The Duncan Banner

February 7, 2012

Local band hopes to change view of Christian music

Rebeka Rutledge
The Duncan Banner

DUNCAN — While most bands form because of a shared love of music, Save the Empty had a goal to go along with its appreciation of the sound. The Duncan-based group is out to change the way people think about Christian music.

Save the Empty is the brainchild of longtime friends and musicians Kevin Wilkerson and Camron Busby. Wilkerson does lead vocals and plays the guitar, while Busby keeps the back line in rhythm on bass and also sings. Other band members include Chris Davoult on the drums and percussion and Brent McReynolds, who plays lead guitar.

Although the band didn’t form until June 2010, Wilkerson and Busby had been playing together eight years, while leading praise and worship music for a church in Waurika. Both had been writing their own songs during that time.

“We felt God was calling us to do something different,” Wilkerson said. “Then we came across Brent and it just clicked.”

The group went through several drummers before Davoult stuck, but once he did, the guys tightened their sound and signed a recording contract with Tate Music Group in October 2010. Five months later, in March 2011, they released an album titled, “No Thanks,” which will be released nationally on April 24.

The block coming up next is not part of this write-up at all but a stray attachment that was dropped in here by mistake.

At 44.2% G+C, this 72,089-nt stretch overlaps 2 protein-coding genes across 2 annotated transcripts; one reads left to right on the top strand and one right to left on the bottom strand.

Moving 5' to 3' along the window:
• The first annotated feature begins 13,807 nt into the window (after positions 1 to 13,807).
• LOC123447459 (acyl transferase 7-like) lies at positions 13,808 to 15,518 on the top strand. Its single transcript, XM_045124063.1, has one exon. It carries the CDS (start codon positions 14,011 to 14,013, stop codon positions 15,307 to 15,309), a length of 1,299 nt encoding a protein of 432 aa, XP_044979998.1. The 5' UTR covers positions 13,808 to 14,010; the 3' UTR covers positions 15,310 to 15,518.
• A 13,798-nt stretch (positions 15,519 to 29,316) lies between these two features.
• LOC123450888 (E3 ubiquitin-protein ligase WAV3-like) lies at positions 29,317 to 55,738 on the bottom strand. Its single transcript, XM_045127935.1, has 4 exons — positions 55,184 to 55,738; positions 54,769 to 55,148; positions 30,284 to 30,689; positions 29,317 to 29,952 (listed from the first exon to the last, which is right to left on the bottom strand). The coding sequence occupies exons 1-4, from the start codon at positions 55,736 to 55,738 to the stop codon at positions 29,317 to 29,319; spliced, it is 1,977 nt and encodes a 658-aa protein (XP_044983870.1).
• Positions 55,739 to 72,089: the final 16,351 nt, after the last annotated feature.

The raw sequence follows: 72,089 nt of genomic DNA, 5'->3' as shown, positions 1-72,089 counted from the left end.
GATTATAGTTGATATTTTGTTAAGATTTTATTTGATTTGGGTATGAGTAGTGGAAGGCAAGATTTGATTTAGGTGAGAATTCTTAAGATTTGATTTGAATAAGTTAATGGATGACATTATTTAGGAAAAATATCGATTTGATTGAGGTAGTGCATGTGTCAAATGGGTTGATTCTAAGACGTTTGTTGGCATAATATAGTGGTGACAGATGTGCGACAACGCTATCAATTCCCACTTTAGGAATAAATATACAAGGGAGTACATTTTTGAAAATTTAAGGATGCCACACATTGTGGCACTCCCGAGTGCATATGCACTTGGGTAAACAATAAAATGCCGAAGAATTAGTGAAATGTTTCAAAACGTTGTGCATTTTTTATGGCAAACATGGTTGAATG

“We’re pretty excited about it,” said Wilkerson. “It’s eight songs and they’re all real upbeat and catchy. I think a lot of people will enjoy it.”

Influenced by groups like Relient K, All American Rejects and Stellar Kart, Save the Empty is working toward putting a new face on Christian music. They want to bring an original sound to the genre.

“We’re trying to show that just because it’s Christian music, it can still rock,” Wilkerson said. “I try to write positive songs, because there’s enough negativity in the world. I want to show everyone there is a hope.”

While anticipating the national release of their first album, the band is working on compiling songs for a follow-up recording. Additionally, they are getting geared up for the spring and summer seasons, which is generally a band’s busiest time of year.

“We’re playing in Dallas and Oklahoma City quite a bit, and have a few things lined up in Wichita Falls,” said Wilkerson. “We played at Summer Fest (in Duncan) last year and may again this year.”

Save the Empty also made an appearance on stage during Duncan Little Theatre’s “Footloose” production last year. Wilkerson said it was fun, but doing a musical was a whole different world than concert performances.

At the moment, the band is happy writing and performing while at the same time maintaining their schedules in “civilian” jobs. However, Wilkerson said Save the Empty is much more than a hobby — they’d eventually like to perform and record full time.

Writing good music and getting their name out there to gather a bigger following is very important.

“You can write all day long but if no one hears it, it doesn’t matter,” he said. “We’re excited about where (the band) is going.”

Wilkerson encouraged folks to check out “No Thanks,” which can be ordered now from the Tate Music Group website. It will be available in retail stores after April 24.

Fans can also contact Save the Empty through their Facebook.